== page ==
Firefighters have quickly put out the latest California wildfire which came within 30 yards of the Ronald Reagan Presidential Library.
The brush blaze was dubbed the Easy Fire, and erupted in Simi Valley, just 20 miles from downtown Los Angeles, around 6.15am on Wednesday in the hills along Tierra Rejada Road, north of the library, which had been evacuated.
The library is home to Reagan’s presidential records, his Air Force One aircraft and is the burial place of the late president and his wife.
The flames quickly spread as hurricane force wind gusts at 74mph blew in a westerly direction quickly scorching through over 1,300 acres of land. About 26,000 people were forced to flee their homes due the Easy Fire, Ventura County Sheriff Bill Ayoub said in a news conference Wednesday.
Three people have been killed in the devastating wildfires since Sunday with the infernos fueled by notoriously powerful Santa Ana ‘Devil Winds’ sweeping the area that downed trees and fanned the flames.
Homeless Santa Cruz woman Deseire Quintero, 55, was fatally crushed by a falling tree on Sunday. Fresno couple Edward and Iva Poulson were killed when a tree fell in vicious 30mph winds on their red Jeep in Bass Lake Monday night, leading their vehicle to veer off an embankment and hit more trees.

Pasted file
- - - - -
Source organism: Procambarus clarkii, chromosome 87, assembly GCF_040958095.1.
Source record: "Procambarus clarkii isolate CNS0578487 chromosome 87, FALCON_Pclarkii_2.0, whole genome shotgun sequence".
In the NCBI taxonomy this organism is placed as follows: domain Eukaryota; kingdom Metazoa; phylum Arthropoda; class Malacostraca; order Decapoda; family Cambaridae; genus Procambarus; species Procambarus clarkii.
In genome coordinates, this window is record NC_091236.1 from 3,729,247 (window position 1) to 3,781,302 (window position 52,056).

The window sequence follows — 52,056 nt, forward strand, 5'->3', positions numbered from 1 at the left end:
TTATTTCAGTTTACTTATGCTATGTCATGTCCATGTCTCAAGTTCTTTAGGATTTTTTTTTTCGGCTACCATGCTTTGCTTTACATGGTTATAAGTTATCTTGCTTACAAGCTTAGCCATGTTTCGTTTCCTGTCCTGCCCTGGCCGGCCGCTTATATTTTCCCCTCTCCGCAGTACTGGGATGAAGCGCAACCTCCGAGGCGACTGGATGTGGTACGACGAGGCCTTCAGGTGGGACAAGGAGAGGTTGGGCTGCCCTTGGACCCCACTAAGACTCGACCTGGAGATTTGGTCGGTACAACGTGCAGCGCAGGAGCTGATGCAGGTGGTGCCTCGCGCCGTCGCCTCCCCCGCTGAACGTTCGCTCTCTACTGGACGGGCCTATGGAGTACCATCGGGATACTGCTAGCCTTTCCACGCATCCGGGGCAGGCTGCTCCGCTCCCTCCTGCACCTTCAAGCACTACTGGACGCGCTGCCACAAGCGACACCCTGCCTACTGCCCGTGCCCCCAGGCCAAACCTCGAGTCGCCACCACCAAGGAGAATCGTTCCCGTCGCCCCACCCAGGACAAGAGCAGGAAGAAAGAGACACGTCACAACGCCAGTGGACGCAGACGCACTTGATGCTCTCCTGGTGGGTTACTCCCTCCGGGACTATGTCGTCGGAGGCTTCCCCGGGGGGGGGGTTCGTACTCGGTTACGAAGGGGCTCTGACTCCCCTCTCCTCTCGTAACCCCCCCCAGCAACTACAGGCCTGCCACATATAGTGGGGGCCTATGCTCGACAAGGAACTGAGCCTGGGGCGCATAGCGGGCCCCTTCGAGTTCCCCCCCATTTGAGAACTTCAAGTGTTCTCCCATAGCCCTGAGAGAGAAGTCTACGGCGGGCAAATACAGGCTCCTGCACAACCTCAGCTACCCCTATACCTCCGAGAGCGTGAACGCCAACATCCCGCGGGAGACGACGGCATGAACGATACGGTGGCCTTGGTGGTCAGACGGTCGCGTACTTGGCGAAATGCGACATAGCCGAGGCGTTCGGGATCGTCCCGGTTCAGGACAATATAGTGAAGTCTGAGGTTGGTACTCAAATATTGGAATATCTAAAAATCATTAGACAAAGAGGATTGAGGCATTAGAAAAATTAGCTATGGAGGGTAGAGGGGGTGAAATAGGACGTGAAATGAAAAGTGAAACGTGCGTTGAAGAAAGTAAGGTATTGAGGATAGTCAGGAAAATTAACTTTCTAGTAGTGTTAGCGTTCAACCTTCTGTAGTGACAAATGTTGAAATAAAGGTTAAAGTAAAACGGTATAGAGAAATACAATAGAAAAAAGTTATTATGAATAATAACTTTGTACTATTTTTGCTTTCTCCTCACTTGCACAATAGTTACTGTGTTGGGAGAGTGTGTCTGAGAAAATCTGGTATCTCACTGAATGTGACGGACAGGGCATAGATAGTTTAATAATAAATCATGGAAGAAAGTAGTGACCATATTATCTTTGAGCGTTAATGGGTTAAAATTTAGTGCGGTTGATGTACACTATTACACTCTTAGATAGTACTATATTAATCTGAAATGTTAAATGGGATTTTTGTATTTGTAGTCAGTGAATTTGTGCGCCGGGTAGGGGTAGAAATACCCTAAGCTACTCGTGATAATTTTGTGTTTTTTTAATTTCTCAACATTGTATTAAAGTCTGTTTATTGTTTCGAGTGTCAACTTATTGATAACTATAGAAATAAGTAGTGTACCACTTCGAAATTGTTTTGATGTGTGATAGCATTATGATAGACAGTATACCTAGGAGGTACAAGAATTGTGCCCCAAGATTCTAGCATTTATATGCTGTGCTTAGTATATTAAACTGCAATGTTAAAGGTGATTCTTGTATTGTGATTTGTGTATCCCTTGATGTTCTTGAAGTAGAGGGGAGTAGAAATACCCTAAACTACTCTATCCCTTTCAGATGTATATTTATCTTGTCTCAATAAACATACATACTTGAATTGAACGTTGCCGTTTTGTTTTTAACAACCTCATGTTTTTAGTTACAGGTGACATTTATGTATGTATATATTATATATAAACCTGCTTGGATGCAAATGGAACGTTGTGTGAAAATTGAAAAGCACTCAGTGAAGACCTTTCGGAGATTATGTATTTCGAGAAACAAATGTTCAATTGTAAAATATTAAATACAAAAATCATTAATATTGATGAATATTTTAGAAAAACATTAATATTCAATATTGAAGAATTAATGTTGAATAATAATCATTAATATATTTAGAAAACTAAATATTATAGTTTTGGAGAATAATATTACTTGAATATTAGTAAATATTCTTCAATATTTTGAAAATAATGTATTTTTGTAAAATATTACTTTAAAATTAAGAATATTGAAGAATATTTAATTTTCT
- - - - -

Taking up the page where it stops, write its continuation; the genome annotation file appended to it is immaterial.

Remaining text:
Scroll down for video
A new blaze, dubbed the Easy Fire, ignited around 6.15am Wednesday in the hills along Tierra Rejada Road in Simi Valley, and quickly approached perilously close to the Ronald Reagan Presidential Library (above), which had been evacuated
The brush fire initially spanned 15 acres after sparking in an area near power lines before rapidly spreading to around 900 acres due to ferocious Santa Ana winds as it encroached upon the Ronald Reagan Presidential Library (above)
A chopper is pictured dropping water as the Easy Fire draws closer and closer to the Ronald Reagan Presidential Library, home to presidential records from the administration of Ronald Reagan and his Air Force One aircraft. The 243,000 square feet building was completed in 1991